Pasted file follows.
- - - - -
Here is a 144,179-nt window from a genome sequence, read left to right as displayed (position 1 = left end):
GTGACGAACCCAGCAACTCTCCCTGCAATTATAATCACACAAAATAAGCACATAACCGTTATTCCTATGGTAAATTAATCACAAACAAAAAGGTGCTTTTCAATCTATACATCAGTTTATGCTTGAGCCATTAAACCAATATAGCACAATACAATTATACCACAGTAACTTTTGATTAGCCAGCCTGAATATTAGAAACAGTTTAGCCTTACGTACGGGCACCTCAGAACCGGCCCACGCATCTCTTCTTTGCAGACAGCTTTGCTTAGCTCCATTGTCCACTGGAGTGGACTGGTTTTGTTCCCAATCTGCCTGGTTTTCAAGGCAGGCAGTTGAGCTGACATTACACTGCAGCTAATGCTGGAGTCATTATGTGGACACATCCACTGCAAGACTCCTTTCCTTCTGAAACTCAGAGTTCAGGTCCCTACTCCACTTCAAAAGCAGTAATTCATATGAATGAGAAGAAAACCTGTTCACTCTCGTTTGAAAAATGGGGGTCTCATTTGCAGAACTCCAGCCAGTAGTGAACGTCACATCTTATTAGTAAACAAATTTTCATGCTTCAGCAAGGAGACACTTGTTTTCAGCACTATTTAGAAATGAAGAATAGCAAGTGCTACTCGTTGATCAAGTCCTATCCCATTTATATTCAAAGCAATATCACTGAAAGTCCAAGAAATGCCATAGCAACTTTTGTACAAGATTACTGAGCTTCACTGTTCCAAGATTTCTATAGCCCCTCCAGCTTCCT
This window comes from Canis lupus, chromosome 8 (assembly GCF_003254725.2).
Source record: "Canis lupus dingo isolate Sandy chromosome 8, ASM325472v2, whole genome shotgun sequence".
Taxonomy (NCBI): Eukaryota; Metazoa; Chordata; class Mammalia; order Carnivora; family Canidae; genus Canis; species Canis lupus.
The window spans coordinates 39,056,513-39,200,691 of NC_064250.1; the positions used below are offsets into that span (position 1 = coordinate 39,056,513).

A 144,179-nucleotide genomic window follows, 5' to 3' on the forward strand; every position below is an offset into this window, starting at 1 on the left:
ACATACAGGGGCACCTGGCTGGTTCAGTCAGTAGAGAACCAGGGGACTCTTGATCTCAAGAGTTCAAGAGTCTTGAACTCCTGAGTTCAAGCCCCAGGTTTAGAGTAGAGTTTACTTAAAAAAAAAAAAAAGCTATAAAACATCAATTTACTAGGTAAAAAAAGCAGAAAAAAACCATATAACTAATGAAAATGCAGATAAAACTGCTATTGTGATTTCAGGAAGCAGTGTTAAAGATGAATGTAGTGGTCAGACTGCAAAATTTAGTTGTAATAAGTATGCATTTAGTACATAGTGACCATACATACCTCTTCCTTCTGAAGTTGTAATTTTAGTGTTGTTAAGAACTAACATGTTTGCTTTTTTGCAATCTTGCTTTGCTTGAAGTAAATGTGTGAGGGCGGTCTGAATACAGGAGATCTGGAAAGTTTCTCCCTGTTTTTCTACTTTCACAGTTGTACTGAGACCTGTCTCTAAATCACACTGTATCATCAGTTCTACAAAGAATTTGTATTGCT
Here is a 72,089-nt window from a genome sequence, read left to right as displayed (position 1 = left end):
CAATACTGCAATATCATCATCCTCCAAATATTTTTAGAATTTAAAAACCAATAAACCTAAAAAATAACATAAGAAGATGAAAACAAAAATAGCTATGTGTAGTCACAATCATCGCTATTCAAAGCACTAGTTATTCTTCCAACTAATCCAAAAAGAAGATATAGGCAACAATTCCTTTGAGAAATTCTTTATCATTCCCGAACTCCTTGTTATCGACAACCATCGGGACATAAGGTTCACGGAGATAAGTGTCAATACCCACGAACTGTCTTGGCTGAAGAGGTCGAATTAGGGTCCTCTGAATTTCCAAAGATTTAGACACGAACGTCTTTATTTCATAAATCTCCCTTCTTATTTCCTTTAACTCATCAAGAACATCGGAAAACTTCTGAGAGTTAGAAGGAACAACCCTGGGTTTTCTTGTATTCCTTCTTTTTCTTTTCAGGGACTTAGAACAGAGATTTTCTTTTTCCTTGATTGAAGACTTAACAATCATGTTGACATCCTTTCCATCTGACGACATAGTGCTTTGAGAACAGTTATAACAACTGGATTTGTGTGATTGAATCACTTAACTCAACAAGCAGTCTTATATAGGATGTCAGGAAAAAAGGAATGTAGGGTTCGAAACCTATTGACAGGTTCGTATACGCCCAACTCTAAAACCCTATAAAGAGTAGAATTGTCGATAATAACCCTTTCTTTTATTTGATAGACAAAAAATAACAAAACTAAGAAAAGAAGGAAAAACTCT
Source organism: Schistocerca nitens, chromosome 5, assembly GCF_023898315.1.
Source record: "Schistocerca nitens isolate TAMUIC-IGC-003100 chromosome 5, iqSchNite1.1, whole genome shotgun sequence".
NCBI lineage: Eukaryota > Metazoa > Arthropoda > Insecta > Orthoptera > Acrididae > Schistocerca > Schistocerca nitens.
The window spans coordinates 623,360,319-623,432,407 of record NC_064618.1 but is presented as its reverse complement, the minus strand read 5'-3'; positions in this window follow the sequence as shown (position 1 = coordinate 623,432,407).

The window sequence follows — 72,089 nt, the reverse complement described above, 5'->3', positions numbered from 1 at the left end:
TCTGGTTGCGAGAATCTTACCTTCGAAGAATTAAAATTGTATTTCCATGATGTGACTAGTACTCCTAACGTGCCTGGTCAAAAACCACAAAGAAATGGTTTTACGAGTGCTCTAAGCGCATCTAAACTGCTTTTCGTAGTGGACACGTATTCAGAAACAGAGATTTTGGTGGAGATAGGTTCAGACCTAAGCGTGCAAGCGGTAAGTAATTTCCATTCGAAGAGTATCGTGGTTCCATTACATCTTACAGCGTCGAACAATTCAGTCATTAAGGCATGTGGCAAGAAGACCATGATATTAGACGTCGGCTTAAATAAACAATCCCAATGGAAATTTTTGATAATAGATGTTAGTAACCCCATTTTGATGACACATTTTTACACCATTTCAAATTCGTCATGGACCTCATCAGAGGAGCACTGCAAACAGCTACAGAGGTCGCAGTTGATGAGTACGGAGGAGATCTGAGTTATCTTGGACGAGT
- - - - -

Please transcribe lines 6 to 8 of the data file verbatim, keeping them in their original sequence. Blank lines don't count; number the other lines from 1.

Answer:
The window spans coordinates 39,056,513-39,200,691 of NC_064250.1; the positions used below are offsets into that span (position 1 = coordinate 39,056,513).

A 144,179-nucleotide genomic window follows, 5' to 3' on the forward strand; every position below is an offset into this window, starting at 1 on the left:
ACATACAGGGGCACCTGGCTGGTTCAGTCAGTAGAGAACCAGGGGACTCTTGATCTCAAGAGTTCAAGAGTCTTGAACTCCTGAGTTCAAGCCCCAGGTTTAGAGTAGAGTTTACTTAAAAAAAAAAAAAAGCTATAAAACATCAATTTACTAGGTAAAAAAAGCAGAAAAAAACCATATAACTAATGAAAATGCAGATAAAACTGCTATTGTGATTTCAGGAAGCAGTGTTAAAGATGAATGTAGTGGTCAGACTGCAAAATTTAGTTGTAATAAGTATGCATTTAGTACATAGTGACCATACATACCTCTTCCTTCTGAAGTTGTAATTTTAGTGTTGTTAAGAACTAACATGTTTGCTTTTTTGCAATCTTGCTTTGCTTGAAGTAAATGTGTGAGGGCGGTCTGAATACAGGAGATCTGGAAAGTTTCTCCCTGTTTTTCTACTTTCACAGTTGTACTGAGACCTGTCTCTAAATCACACTGTATCATCAGTTCTACAAAGAATTTGTATTGCT